The parvovirus is not airborne, but nearly all surfaces can carry it, including human skin. After an individual has been exposed to the disease, an infestation can occur on the ground, on surfaces in kennels, on their hands, and on their clothing. A dog can also carry contaminated fecal material on its fur or paws.
Dogs that are ill from canine parvovirus infection are often said to have "parvo." The virus affects dogs' gastrointestinal tracts and is spread by direct dog-to-dog contact and contact with contaminated feces (stool), environments, or people.
Infection with parvovirus occurs when a puppy is exposed to contaminated feces or to an object, such as shoes or a sidewalk, which has been contaminated by feces. The virus can live on contaminated surfaces or clothing for up to 5-6 months. Parvovirus becomes widespread throughout the body in 3-4 days.
The Spread of Canine Parvovirus 'Parvo'
The disease is so infectious that even a human that has unknowingly been in contact with an infected dog can spread the virus to puppies and other dogs just by touching them. Which means that an innocent pat on the head can become the beginning of a life-threatening condition.
Parvo can be found in almost any environment. It is transmitted when a susceptible dog comes in contact with the virus. This includes contact with the feces of an infected dog, or objects that contain the virus (shoes, clothes, bedding, bowls, grass, carpets, floors, etc).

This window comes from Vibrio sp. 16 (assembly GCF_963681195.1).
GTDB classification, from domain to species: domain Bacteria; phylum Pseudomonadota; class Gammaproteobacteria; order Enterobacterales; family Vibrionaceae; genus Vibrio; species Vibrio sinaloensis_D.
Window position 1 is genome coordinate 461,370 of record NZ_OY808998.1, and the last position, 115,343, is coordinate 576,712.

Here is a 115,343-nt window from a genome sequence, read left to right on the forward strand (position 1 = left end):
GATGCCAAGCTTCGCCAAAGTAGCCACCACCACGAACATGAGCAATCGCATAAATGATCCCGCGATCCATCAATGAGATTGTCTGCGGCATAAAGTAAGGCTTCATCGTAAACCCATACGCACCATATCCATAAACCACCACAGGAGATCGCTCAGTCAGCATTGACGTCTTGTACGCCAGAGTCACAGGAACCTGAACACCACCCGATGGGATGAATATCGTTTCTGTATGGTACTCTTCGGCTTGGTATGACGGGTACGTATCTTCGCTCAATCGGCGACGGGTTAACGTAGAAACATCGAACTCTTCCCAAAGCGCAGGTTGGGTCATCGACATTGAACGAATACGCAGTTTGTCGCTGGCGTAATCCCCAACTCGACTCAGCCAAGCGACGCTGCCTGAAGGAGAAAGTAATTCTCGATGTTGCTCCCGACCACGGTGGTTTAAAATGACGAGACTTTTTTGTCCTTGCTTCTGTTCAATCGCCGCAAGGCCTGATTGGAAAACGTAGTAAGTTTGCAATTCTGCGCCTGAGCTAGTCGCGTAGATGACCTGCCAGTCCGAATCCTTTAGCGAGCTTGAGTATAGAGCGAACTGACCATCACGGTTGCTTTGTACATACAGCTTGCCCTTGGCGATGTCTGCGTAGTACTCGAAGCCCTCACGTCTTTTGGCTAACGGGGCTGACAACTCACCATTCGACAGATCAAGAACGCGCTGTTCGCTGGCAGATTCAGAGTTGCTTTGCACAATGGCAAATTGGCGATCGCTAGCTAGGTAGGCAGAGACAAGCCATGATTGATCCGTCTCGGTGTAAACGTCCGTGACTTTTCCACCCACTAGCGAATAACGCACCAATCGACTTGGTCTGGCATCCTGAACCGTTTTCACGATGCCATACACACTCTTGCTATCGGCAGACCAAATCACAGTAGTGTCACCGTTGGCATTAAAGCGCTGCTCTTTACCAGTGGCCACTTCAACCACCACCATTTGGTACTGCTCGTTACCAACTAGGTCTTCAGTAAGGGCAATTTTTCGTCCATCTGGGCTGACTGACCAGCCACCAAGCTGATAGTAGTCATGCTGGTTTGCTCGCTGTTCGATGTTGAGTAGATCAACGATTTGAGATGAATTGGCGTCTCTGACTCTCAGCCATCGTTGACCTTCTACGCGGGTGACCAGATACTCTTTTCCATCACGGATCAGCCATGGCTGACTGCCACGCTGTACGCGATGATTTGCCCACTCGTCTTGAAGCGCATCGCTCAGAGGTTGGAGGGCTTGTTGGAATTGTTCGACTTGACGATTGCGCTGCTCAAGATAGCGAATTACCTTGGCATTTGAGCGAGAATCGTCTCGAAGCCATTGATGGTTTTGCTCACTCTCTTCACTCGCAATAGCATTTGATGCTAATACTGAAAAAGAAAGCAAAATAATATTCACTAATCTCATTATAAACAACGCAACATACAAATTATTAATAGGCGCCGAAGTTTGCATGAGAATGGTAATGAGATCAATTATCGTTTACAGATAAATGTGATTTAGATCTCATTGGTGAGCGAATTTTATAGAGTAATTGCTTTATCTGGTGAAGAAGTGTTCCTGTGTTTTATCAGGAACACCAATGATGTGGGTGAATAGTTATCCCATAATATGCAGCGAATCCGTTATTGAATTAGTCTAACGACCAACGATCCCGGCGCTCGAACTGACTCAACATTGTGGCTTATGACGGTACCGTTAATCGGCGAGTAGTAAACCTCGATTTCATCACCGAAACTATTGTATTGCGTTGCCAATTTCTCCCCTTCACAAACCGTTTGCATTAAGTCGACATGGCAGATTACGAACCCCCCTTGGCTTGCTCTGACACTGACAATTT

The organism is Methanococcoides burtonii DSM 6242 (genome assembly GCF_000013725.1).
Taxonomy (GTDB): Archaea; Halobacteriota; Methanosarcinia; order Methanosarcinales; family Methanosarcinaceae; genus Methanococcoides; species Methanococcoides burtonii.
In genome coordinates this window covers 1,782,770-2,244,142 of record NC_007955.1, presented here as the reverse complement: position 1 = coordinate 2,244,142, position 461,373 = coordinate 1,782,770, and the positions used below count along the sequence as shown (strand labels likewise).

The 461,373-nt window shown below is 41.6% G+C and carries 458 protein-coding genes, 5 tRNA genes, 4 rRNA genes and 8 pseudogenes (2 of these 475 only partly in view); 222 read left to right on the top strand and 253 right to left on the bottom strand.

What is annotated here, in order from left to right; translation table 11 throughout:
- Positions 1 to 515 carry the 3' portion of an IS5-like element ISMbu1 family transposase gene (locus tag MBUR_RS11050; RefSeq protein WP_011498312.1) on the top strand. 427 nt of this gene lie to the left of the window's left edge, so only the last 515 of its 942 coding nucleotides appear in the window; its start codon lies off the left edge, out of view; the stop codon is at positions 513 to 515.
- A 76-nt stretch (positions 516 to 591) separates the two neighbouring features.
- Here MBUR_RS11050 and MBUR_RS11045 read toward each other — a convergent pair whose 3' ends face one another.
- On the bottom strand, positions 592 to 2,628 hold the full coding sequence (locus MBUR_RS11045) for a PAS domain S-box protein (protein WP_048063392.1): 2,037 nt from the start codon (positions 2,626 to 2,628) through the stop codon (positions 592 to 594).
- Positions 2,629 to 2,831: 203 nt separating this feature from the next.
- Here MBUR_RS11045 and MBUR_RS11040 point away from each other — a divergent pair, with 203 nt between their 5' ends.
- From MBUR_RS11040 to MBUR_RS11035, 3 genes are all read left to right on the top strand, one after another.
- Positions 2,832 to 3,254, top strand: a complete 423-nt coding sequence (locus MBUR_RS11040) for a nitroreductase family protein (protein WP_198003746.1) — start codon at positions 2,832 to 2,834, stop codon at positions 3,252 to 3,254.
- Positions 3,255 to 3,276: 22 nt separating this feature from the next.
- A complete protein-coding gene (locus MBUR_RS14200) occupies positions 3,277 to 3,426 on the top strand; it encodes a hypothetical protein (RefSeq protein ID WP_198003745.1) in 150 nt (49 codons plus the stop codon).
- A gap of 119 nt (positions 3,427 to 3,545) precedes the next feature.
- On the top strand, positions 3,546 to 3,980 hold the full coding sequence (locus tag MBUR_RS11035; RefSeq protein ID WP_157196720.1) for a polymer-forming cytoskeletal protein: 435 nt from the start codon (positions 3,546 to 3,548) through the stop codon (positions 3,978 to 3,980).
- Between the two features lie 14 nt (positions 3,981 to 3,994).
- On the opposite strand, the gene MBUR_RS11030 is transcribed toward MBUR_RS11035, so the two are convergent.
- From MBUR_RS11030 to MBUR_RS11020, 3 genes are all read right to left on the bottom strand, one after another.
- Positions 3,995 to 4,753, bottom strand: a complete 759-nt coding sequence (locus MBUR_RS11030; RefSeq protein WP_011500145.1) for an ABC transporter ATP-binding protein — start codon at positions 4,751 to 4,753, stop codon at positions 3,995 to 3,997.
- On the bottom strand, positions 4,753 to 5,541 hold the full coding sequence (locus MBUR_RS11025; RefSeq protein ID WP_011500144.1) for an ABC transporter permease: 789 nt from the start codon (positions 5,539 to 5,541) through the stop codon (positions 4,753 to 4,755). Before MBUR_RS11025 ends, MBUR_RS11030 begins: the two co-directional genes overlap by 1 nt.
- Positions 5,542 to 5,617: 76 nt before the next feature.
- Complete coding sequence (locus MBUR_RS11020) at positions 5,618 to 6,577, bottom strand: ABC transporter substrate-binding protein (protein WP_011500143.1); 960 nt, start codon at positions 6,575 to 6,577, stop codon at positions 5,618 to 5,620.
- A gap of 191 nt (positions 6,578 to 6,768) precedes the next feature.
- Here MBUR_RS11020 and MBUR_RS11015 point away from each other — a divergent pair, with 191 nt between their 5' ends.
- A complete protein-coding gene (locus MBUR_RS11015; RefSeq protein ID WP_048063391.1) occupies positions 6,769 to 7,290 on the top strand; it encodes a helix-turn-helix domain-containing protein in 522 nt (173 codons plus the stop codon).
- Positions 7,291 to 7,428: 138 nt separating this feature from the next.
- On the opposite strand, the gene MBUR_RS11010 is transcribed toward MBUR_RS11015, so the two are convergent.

If possible, flush the yard with water and allow to dry. Then apply a disinfectant that is effective with organic material, such as AHP or potassium peroxymonosulfate. These can be used with a pesticide sprayer or hose-end sprayer at the proper dilution to saturate the outside area.
The best and most effective disinfectant against viruses (including parvoviruses) is BLEACH. One part bleach is mixed with 30 parts water and is applied to bowls, floors, surfaces, toys, bedding, and anything contaminated that is colorfast or for which color changes are not important.
Washing hands thoroughly with soap and water will remove the virus. Specific disinfectants need to be used to remove parvovirus from the environment, including toys, clothing and cages.
Unfortunately, even vaccinated dogs are not 100% protected from the virus. Vaccines for the parvovirus are recommended for all puppies and are typically administered in a three-shot series when the pup is between 6-to-8 weeks old, again at 10-to-12 weeks, and at 14-to-16 weeks.
If your dog has come into contact with bedding, food and water bowls, carpet, or a kennel that a dog with parvovirus has touched, they can catch the virus. Parvo can also be spread on shoes, clothing and human hands. It is really important to protect your dog against this horrible disease by vaccinating them.
The best household cleaner to use to kill parvovirus is bleach (1 part bleach to 30 parts water). It should be used on hard surfaces including tiles, concrete, paving bottoms of shoes etc – leave the bleach on the surface at least 10-15 minutes. Anything that can be washed in bleach should be.
Canine parvovirus can be found in almost any environment, but not every dog who comes into contact with the virus becomes infected. Several factors come into play in infection, including the immune status of the dog and the number of viruses the dog is exposed to.